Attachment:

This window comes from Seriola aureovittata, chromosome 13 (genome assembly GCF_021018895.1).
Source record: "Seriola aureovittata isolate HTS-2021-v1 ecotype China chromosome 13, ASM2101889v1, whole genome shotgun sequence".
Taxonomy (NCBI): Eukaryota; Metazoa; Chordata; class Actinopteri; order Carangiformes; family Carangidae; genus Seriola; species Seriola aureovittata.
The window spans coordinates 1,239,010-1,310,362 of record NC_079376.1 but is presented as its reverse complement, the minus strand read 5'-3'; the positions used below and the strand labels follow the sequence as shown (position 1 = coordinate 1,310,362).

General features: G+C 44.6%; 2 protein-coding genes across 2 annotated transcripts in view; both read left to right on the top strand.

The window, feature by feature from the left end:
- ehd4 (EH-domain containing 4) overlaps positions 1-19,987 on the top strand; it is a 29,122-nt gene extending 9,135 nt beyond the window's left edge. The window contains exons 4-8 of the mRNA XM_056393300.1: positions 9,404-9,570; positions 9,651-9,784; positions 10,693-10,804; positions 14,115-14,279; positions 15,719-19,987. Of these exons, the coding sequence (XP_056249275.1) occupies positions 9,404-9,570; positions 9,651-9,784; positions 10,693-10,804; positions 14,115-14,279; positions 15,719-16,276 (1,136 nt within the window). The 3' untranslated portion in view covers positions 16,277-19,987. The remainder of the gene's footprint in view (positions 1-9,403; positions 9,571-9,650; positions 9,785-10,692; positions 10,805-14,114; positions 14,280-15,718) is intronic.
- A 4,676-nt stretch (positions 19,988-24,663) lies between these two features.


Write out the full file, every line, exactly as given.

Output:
This window comes from Seriola aureovittata, chromosome 13 (genome assembly GCF_021018895.1).
Source record: "Seriola aureovittata isolate HTS-2021-v1 ecotype China chromosome 13, ASM2101889v1, whole genome shotgun sequence".
Taxonomy (NCBI): Eukaryota; Metazoa; Chordata; class Actinopteri; order Carangiformes; family Carangidae; genus Seriola; species Seriola aureovittata.
The window spans coordinates 1,239,010-1,310,362 of record NC_079376.1 but is presented as its reverse complement, the minus strand read 5'-3'; the positions used below and the strand labels follow the sequence as shown (position 1 = coordinate 1,310,362).

General features: G+C 44.6%; 2 protein-coding genes across 2 annotated transcripts in view; both read left to right on the top strand.

The window, feature by feature from the left end:
- ehd4 (EH-domain containing 4) overlaps positions 1-19,987 on the top strand; it is a 29,122-nt gene extending 9,135 nt beyond the window's left edge. The window contains exons 4-8 of the mRNA XM_056393300.1: positions 9,404-9,570; positions 9,651-9,784; positions 10,693-10,804; positions 14,115-14,279; positions 15,719-19,987. Of these exons, the coding sequence (XP_056249275.1) occupies positions 9,404-9,570; positions 9,651-9,784; positions 10,693-10,804; positions 14,115-14,279; positions 15,719-16,276 (1,136 nt within the window). The 3' untranslated portion in view covers positions 16,277-19,987. The remainder of the gene's footprint in view (positions 1-9,403; positions 9,571-9,650; positions 9,785-10,692; positions 10,805-14,114; positions 14,280-15,718) is intronic.
- A 4,676-nt stretch (positions 19,988-24,663) lies between these two features.